Krupp's Works; MESSRS. EDITORS : Having been favored with a visit to the celebrated works of Fred; Krupp, Esq;, of this cit I think that a description of what was seen there may not be uninteresting to the readers of your journal* I have within the past few weeks visited the most extensive establishments of a similar natilre in England, and I find that most of them bear about the same relation to Mr. Krupp's works as a yacht does to the Great Eastern* That such a gigantic concern was built up, owned, and managed by one man is truly wonderful, and, in order that some idea may be formed of its extent, I give the following account, which was furnished me at Mr. Krupp's office : This establishment has been in existence forty-two years, and has steadily grown, year by year, until at present it covers a continuous surface of 450 acres, 200 of which are under roof. The men employed number about 14,000. In the year 1866, the works turned out 61,000 tuns of material, involving the use oi 412 smelting, reverberatory, and cementing furnaces; 195 steam engines, varying from 2 to 1,000-horse power; 49 steam hammers, from 1 cwt. to 50 tons; 110 smiths' forges; 318 lathes; 111 planers; 61 cutting and shaping machines; 84 boring machines; 75 grinding machines; and 26 sundry and special tools. There have been large additions to the above within the past three years. At the present time 180 steam boilers are used, evaporating 200,000 cubic feet of water into steam of 4 atmospheres pressure every twenty-fonr hours; and about 12,000 gas burners consume, in the same time, 500,000 cubic feet of gas—the gas being lighted night and day. There are about 20 miles of rails traversing the works in every direction, upon which run 7 locomotives and 150 wagons. The principal articles manuf actoed are Bessemer steel rails, crucible steer, breech-loading guns to 96,000 lbs. weight, cast-steel marine crank shafts, cast-steel locomotive crank axles with cast-steel disk wheels of 6 feet diameter. Here is the largest forging steam hammer existing; the " drop " alone weighing 100,000 lbs., and t'.ie casting for the hammer block 300,000 lbs. The foundation for this hammer is 60 feet deep, built up with timber and iron. I saw this hammer in operation forging a gun of the largest dimensions. One of the great secrets of the succes in making huge cast-steel forgings lies in having the weight of the hammer so proportioned to the size of the forging as to move the entire mass of metal at each successive blow of the hammer. While recently visiting the works of Messrs. John Brown & Co., Sheffield, England,—the principal productions of which are Bessemer steel and iron armor plates—I saw plates 9 inches in thickness. There is, however, a limit to the thickness of iron plates for vessels, for a ship may be sunk by the weight of her own artnor. But let us see what Mr. Krupp is doing. I was shown a 1,000-pound rifle breech-loading gun resting upon a cast-steel carriage. This gun was intended for coast defense service. It consisted of an inner tube upon which was shrunk cast-steel rings. The inner tube when finished weighed 20 tuns, and was forged from a massive ingot of 40 tuns; and the cast-steel rings, forming a threefold layer at the powder chamber and a twofold layer at the muzzle portion, weigh about 30 tuns—total weight 50 tuns. The diameter of bore was 14 inches, the total length 9 feet 2 inches, the number of rifled grooves 40, depth of rifling 0*15 in. the twist of rifling 980 and 1,014*4 in., the weight of solid shot 1,212 lbs., the weight of shell 1,080 lbs., and the charge of powder from 110 to 130 lbs. (The weight of shell was made up as follows: cast-steel shell 843 lbs., the leaden jacket 220 lbs., bursting chargel7 lbs.—total 1,080.) It required sixteen months to manufacture this gun, working day and night. This cannon reposes upon a steel carriage of the weight of 15 tuns and together they work upon a turn-table of 25 tuns. The total weight of cannon, carriage, and turn-table was 90 tuns. The gun carriage slides smoothly upon the turn-table, and the necessary mechanism for working the gun is such that one or two men can easily elevate, depress, and turn the gun, and can with the utmost certainty follow and cover any passing vessel. The cost of this gun mounted complete is $187,000 gold. There are in course of construction thousands of tuns of these guna of all sizes down to 4 pounders, all breech-loaders; and it is supposed that a single discharge of Mr. Krupp's 14-inch cannon will sink any iron-clad afloat. The cost of transporting one of these large guns would be enormous. No railroad car possessing "sufficient strength, Mr. Krupp manufactured his own car entirely of s'teel and iron, which rests upon twelve wheels, the total weight being 24 tuns. The coal bed which is beneath the works sxtpply the necessary fuel, and the continual undermining has resulted in a sinking of the eayth and conseque&t damage to the buildings, I was shown locomotive driving wheels, 6 feet in diameter with hub, spokes, rim, and crank all forged in one solid piece; the outside flange tire being shrunk on and fastened in the usual manner.. I saw also some railroad frogs of east-steel, and was told that they were cast in the same kind of clay, or earth, of which the steel crucibles are- made* They were as perfect as any cast-iron ca&tings, Mr. Krupp has orders from different governments for cannons su&cient to run his works for more than two years. 43 I passed over this vast establishment and viewed the immense masses of steel and the various appliances for handling, turning, and moving each piece, I wondered th&t so mtach could have been accomplished in a life-time., Bi&t thee- is every facility here for keeping p such, am establishment. Labor is cheap; mechanics about one $1 peir day and. ordinary labor from fifty to sixty cents. The surrounding country is all cut up into governments—some of which are of no larger population and of less territorial extent than New Jersey— and each must have its standing army. Little Belgium keeps in time of peace a standing army of 50,000 men. In passing over any part of this country one meets soldiers at every corner and finds them in almost every railroad car. All this implies a constant demand for the materiel of war. I find that the mechanics of Prussia are very much dissatisfied with the patent laws of the country, as they afford very little protection or encouragement to the inventor, and therefore do not serve to promote the arts or sciences. In ordinary pursuits and more especially in agriculture, work is performed in the most primitive manner. There is little to stimulate the inventive power of the mechanic, and it is only in a few large establishments like that of Mr. Krupp's that the genius of the country is to any extent developed. I think that the people of Prussia possess mechanical talent to a high degree, and that under more liberal patent laws she would in a short time stand side by side with any other nation. In warfare no doubt Prussia is the terror of Europe. The inhabitants numbering about 20,000,000, and every man having been educated as a soldier, she is thus enabled to raise an army sufficient to cope with any power. Mr. Krupp's works alone could supply her with weapons—in fact no government works in the world can at present equal nis in extent, or facilites for manufacture. When other governments are entering into contracts with MK Krupp for guns, they seem to lose sight of the fact that they are building up an immense establishment in another country, while they should by every means pratronize and encourage home industry. Equal patronage would soon raise an enterprising American establishment to the high standing of Mr. Krupp's. J. E. EMERSOK. Essen, Rhenish Prussia. Explosive Compounds. MESSRS. EDITORS:—I have read with much interest the articles which you have published on explosive compounds applicable for engineering purposes. The writer, however, does not give any information not hitherto known, and in gathering this he seems to have exercised but little discrimination. I will only refer to No. IY. of the series, respecting nitro-glycer-in. In this article he gives little except what can be found in chemical works, and nearly one-half of the article refers to the oft-repeated accidents that have occurred with nitro-gly-cerin. But allow me to call your attention to a few of the author's assertions. In the first place, he states that nitro glycerin is made from one volume of nitric acid, specific gravity, 1*43, and two volumes of sulphuric acid, specific gravity, 1*83, and that it will congeal at 40 Fah. Practically considered, the specific gravity of the nitric acid is not sufficient, and nothing short of 46 will give a commercial yield. The freezing of nitro-glycerin varies from 43 to 44 Fah. Nobel says he has had it a liquid at 32 Fah. In a frozen condition nitro-glycerin will not explode. An atom may be thawed by a blow, and the explosion of the atom will produce the detonation of the whole congealed mass. The scale for determining the explosive force of substances must be according to the expansion of the gases evolved. The writer gives 32,832 pounds as the average explosive force of gunpowder, because, on an estimate, a certain quantity of chalk was removed from the Dover Cliff's, of white sand, at Tunbridge, etc., with one pound of powder. He does not mention the quality of the powder, nor the conditions of application, whether or not the powder was placed so that the mere starting of the material would carry with it large quantities, as illustrated by chambering and barring. The expansion of gas developed on the explosion of an atom of nitro-glycerin may be thus considered. The chemical formula of nitro-glycerin is C6 H5 O3 (NOf)). Each 100 parts of exploded nitro-glycerin leave a residue of 20 per cent water; 58 per cent carbonic acid; 3*5 per cent oxygen; 18'5 per cent nitrogen; total 100. Specific gravity of nitro-glycerin 1*6, and one volume produces 554 volumes of steam; 4G9 volumes of carbonic acid; 39 volumes of oxygen; 236 volumes of nitrogen; total, 1,298, or nearly 1,300 volumes. Artillery engineers have determined that only 32-100 of any charge of gunpowder can be exploded or converted into gas, but say 50 per cent, one volume giving 260 volumes, cold gas, deduction being made of the expansion produced by heat. Practically, however, the combustion is never so complete, and 200 volumes cold gas are, therefore, in all probability, above the real average result. It is difficult to determine the degree of heat produced by an exploding substance. According to th'eory, however, nitro-glycerin, on aecount of its complete combustion, ought to develop a much greater heat than gunpowder, and this is often shown by the rock located near the charge in a blast. The rock is disintegrated, and the hardest stone is easily broken with the hand. The heat evolved may be safely considered to be three times greater than that thrown off on the explosion of gunpowder; but I will base my estimates upon twice the degree of heat. The above facts being realized, we may conclude that, if one volume of gunpowder gives 200 volumes cold gas (practically, however, only 173 volumes), expanded by heat four times— equaling 800 of explosive force, and nitro-glycerin cold gas as above given, at 1,300 volumes, expanded by heat eight times—produces 10400 volumes; so that nitro-glyceri, compared with gunpowder, possesses about thirteen times its power when volumes are considered, and eight times, considering weight,, the specific gravity of gunpowder, being 1*0. In hard or wet rock, nitro-glycerin remains without an equal, and the particulars regarding the resiilts of practical blasting-must be considered in a future communication. What we fail to learn in the series above referred to, are practical experiments in the disruption of matter by these different explosives under like conditions. It is not for me to suggest how these experiments may be made, and perhaps the only way that their powers can be determined is by considering their chemical forces. The writer seems to suppose that nitro-glycerin has passed from any use in practical blasting. That may be so in the British Isles, but he ought to remember that the people of that country are very slow, and that men of enterprise have to struggle long, and with much patience, to get them to adopt new improvements, even after the commercial value of an invention is beyond doubt. TAL. P. SHAFFNER. Galvanized Iron Water Pipes, MESSRS. EDITORS :—An article in No. 18, Vol. XX. May 1st, asks if galvanized iron pipe is fit to convey water for culinary purposes. I will give you my experience. About six years ago I put down some 60 feet of lf-inch galvanized iron pipe, to convey water to my kitchen. Galvanic action took place immediately, and the water become so offensive from hydrogen gas liberated, that we could hardly stay in the room. My pump worked so well that I thought that I had better try to remedy the detect, so I proposed making a thin wash of hydraulic cement to coat the inside; but before trying it a heavy rain muddied the water in the well, and when it had settled and become fit to use, it had lost all the offensive taste and smell and has been good ever since. I would recommend a very thin wash of hydraulic cement and not wait for the rain. P. M. Paterson, N. J. [The reaction described by our correspondent always occurs, to a greater or less degree, when water is first admitted to a galvanized iron pipe. The zinc is oxidized at the expense of the water which leaves hydrogen free. No harm, however, is to -be apprehended from the effects of this gas, except a trifling temporary inconvenience. It is the subsequent dissolving of the oxide of zinc that renders the water hurtful. This we have shown does not take place except when impregnated with substances specified in the article referred to by our correspondent. If the water is free from these substances the use of cement is unnecessary, and if they are present such pipes should not be used.—EDS. Extinguishing of kerosene Lamps. MESSRS. EDITORS:—A kerosene lamp will be found extinguished in less than one minute from the time of complete disappearance of wick below the edge of tube through which it passes; care being taken not to turn it out of reach of that part which controls the action upward and downward. It I s better to allow it remain turned down till relighting—absorption does not occur, gumming is avoided, and destruction of wick is retarded very materially, as the wick is constantly chargedwith oil. But if turned up after being extinguished, the wick becomes dry, and quite an amount thereof is consumed before concomraittant actions of combustion come into play. Blowing into the chimney, or under it, is unnecessary, and quite unphilosophical, as a deleterious gas is cv; Ived until wick and tube cool. ENTERPRISE. Cincinnati, Ohio.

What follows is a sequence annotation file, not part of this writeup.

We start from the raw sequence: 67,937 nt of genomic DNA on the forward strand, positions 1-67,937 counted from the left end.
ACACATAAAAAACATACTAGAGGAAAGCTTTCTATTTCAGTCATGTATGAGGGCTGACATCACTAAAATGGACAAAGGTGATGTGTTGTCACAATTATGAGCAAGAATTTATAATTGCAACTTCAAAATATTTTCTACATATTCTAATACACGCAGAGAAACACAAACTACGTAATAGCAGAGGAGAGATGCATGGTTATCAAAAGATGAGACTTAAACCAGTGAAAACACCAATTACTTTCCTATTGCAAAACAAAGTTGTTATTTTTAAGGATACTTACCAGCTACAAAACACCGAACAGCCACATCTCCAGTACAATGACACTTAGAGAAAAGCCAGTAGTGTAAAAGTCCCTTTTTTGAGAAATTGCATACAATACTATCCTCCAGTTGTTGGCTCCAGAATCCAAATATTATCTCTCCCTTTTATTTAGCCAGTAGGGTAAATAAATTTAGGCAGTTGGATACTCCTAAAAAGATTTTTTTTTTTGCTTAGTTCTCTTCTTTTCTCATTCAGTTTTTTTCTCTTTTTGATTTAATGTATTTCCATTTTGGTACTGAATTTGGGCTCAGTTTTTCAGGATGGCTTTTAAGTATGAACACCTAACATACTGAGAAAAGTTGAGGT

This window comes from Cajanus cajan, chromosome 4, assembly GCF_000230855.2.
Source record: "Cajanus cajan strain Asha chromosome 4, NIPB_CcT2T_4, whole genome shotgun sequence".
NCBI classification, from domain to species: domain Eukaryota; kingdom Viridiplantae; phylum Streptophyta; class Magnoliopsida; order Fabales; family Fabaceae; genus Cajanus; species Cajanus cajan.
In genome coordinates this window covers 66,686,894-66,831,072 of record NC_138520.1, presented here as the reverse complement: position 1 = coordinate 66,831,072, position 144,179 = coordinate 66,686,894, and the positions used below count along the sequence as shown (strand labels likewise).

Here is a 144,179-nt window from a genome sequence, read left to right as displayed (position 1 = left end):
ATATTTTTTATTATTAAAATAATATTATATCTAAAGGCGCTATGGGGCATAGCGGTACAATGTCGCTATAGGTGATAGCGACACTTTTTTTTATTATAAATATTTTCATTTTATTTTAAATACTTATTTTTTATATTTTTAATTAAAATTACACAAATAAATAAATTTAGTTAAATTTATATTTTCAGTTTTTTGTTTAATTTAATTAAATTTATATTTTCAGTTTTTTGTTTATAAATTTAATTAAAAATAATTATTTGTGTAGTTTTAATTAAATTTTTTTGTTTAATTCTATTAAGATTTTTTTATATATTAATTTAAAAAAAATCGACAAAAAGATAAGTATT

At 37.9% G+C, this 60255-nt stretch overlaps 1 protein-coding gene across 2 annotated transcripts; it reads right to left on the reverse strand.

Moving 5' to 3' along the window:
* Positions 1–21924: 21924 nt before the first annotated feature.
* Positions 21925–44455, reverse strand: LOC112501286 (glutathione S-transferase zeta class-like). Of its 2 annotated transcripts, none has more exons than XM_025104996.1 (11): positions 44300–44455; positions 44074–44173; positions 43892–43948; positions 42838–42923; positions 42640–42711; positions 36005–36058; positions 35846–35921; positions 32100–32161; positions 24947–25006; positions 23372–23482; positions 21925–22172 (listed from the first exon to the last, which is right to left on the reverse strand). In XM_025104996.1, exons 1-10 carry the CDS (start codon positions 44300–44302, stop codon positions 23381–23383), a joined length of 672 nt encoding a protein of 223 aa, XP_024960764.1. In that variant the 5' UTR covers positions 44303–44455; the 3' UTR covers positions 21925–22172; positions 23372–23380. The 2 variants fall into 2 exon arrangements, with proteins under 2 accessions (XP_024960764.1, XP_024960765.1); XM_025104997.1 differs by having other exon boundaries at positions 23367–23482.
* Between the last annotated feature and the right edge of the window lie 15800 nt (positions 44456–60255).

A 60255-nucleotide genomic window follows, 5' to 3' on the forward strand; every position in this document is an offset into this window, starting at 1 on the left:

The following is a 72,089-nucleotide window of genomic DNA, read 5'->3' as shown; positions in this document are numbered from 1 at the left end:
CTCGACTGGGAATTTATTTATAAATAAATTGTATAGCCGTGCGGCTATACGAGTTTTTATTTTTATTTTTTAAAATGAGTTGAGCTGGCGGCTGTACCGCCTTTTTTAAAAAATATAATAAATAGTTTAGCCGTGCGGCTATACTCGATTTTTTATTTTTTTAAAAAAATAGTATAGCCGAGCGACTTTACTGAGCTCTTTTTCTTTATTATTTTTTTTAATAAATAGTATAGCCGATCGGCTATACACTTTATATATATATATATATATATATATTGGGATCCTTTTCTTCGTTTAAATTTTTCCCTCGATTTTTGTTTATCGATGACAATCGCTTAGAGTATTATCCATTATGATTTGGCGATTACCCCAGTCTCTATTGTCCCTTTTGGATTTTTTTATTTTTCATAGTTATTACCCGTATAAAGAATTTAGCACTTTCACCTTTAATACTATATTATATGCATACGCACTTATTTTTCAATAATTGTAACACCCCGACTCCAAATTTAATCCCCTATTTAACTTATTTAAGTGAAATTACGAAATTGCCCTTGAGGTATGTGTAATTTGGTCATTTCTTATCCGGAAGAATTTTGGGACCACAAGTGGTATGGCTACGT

This article was originally published with the title "Correspondence" in Scientific American 20, 21, 327 (May 1869)